How to Protect your Assets from the Creditors

Wednesday, April 13, 2016, AM | Leave Comment

When you can’t pay your bills, you can expect that your creditors will contact you. In some cases, you may get a phone call or a letter asking when your next payment will come in.

In more extreme circumstances, you may be served with a lawsuit or have your property repossessed.

What are some ways that you can protect your assets from creditors?

  • File For Bankruptcy

    Assuming that you have little or no cash or assets to repay your debts, Chapter 7 bankruptcy may be your best option.

    Debts will discharged in a few weeks while allowing you to keep any money that you have in a retirement account or assets such as a car to get you to and from work.

    For those who do have a job or assets, it may be necessary to reorganize your debt under Chapter 13 of the bankruptcy code.

  • Sue Creditors Who are Harassing You

    With the help of Florida litigation lawyers like those at the Silver Law Group, you may be able to get money from the creditors instead of the other way around.

    There are a variety of actions that debtors cannot take such as threatening to sue you if they do not intend to do so or threatening to take assets unless they were used to secure a loan.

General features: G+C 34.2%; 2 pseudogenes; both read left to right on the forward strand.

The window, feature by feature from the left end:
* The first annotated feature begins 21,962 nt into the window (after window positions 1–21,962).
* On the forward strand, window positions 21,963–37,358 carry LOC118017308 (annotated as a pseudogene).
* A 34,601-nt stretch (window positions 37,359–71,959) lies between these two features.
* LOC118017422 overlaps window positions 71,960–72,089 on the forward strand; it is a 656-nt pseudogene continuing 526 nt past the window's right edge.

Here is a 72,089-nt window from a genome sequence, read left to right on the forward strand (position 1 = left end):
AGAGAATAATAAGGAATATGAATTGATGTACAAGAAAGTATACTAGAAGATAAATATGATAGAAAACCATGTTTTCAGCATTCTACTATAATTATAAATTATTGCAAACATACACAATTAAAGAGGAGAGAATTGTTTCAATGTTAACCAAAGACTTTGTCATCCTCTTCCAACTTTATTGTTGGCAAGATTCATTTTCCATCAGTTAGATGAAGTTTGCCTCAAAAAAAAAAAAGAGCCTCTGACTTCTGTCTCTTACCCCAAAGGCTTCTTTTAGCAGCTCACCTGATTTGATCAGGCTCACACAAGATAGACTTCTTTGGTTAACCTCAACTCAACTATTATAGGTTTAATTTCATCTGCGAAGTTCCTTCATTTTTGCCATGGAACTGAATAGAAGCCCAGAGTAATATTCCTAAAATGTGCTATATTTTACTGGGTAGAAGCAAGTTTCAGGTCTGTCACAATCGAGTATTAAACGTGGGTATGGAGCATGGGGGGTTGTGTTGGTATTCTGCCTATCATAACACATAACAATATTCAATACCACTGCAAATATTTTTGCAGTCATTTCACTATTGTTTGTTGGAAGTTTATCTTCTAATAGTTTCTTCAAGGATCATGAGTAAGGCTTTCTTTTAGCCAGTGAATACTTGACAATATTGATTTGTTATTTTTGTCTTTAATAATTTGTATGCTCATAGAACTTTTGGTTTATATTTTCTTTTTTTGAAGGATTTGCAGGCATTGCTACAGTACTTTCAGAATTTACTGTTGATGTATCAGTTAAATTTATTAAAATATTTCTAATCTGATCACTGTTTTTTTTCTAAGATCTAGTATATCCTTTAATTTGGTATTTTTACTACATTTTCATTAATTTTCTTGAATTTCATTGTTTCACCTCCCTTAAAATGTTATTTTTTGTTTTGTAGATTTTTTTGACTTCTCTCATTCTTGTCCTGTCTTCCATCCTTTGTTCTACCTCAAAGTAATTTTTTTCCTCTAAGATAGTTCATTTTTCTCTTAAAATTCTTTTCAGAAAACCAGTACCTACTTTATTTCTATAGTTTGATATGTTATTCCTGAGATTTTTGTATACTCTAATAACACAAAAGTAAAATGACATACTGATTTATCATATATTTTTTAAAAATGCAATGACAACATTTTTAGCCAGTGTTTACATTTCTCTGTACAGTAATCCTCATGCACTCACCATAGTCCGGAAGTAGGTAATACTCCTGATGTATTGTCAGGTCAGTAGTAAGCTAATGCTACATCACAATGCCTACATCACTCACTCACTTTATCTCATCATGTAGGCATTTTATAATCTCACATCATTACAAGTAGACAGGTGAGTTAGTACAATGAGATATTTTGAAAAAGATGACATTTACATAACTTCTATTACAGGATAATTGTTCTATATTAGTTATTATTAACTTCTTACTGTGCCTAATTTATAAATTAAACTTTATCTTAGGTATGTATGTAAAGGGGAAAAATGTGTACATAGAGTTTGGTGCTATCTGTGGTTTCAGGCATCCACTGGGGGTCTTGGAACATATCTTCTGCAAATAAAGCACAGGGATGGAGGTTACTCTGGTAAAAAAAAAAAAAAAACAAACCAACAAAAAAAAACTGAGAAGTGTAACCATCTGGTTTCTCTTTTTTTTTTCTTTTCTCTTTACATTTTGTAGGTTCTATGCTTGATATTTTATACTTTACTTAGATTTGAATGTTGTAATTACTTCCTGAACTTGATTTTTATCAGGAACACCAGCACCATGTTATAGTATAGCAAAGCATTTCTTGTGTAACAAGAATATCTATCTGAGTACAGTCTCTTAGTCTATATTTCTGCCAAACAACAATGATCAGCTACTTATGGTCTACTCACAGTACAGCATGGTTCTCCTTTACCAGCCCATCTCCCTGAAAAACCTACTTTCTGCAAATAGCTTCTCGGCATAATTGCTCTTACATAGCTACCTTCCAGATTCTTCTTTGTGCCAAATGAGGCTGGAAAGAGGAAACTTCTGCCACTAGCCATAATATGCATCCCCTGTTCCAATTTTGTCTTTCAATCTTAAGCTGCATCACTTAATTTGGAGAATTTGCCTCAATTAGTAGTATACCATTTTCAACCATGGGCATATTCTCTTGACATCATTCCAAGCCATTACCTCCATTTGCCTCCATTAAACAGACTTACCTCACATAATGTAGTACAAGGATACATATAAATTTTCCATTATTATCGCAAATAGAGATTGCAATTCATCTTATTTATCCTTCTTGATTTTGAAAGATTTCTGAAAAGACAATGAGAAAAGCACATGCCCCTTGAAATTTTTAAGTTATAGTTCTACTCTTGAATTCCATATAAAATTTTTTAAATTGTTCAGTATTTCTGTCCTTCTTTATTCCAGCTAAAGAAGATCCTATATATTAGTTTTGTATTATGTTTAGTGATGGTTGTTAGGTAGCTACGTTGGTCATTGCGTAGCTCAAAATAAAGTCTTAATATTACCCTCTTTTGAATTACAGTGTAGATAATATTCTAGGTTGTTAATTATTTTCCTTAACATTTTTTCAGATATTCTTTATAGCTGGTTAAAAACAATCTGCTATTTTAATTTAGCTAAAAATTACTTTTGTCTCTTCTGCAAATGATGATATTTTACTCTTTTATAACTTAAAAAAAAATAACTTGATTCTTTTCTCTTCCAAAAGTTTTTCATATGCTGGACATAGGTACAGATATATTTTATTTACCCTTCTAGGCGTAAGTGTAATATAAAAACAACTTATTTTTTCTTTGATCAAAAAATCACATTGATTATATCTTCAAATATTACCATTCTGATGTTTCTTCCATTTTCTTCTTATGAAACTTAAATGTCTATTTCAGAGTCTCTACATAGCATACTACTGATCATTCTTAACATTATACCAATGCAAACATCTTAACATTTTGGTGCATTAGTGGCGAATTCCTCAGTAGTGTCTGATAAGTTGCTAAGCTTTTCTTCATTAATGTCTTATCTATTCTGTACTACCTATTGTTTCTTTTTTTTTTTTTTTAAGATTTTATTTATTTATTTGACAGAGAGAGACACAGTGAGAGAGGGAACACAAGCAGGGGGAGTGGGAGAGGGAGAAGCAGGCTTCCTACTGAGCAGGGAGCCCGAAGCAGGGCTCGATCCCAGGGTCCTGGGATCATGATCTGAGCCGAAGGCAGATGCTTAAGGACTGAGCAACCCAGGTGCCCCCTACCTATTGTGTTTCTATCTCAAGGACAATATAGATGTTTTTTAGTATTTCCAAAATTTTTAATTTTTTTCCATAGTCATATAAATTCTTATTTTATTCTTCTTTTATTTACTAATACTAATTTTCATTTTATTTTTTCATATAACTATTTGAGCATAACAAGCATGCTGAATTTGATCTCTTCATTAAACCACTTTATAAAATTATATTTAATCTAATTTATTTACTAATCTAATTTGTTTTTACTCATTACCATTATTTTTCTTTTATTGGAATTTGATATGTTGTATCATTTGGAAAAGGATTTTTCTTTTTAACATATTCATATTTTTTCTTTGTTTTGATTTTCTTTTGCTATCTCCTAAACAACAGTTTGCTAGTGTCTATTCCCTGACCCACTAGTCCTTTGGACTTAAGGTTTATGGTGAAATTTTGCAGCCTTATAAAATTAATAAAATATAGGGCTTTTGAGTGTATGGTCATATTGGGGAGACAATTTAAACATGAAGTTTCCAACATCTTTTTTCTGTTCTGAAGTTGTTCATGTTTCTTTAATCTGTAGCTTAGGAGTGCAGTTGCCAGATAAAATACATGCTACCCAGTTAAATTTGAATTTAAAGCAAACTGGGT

If that happens, you can take a creditor or creditors to court, which should be enough to get them to back off until an amicable resolution can be reached.

  • Put Assets in a Trust

    When placed inside of a non-revocable trust, your assets cannot be sized by creditors. However, you will not have control over those assets once they are placed in the trust, and you may only access them per the language of the trust document.

    Therefore, you should consider carefully whether you would rather relinquish control of your home, car or other valuables to another party. It should also be noted that the trust may be considered invalid if it was created after creditors started to pursue them to repay a debt or some other obligation.

There are plenty of options at a creditor’s disposal when they want to compel payment.

Understanding what they cannot do or what options you have to keep them out of reach may make it easier to maintain your possessions while you work out a new way to pay for them.

If necessary, an attorney may help you work out a solution that you and your creditors can agree to.

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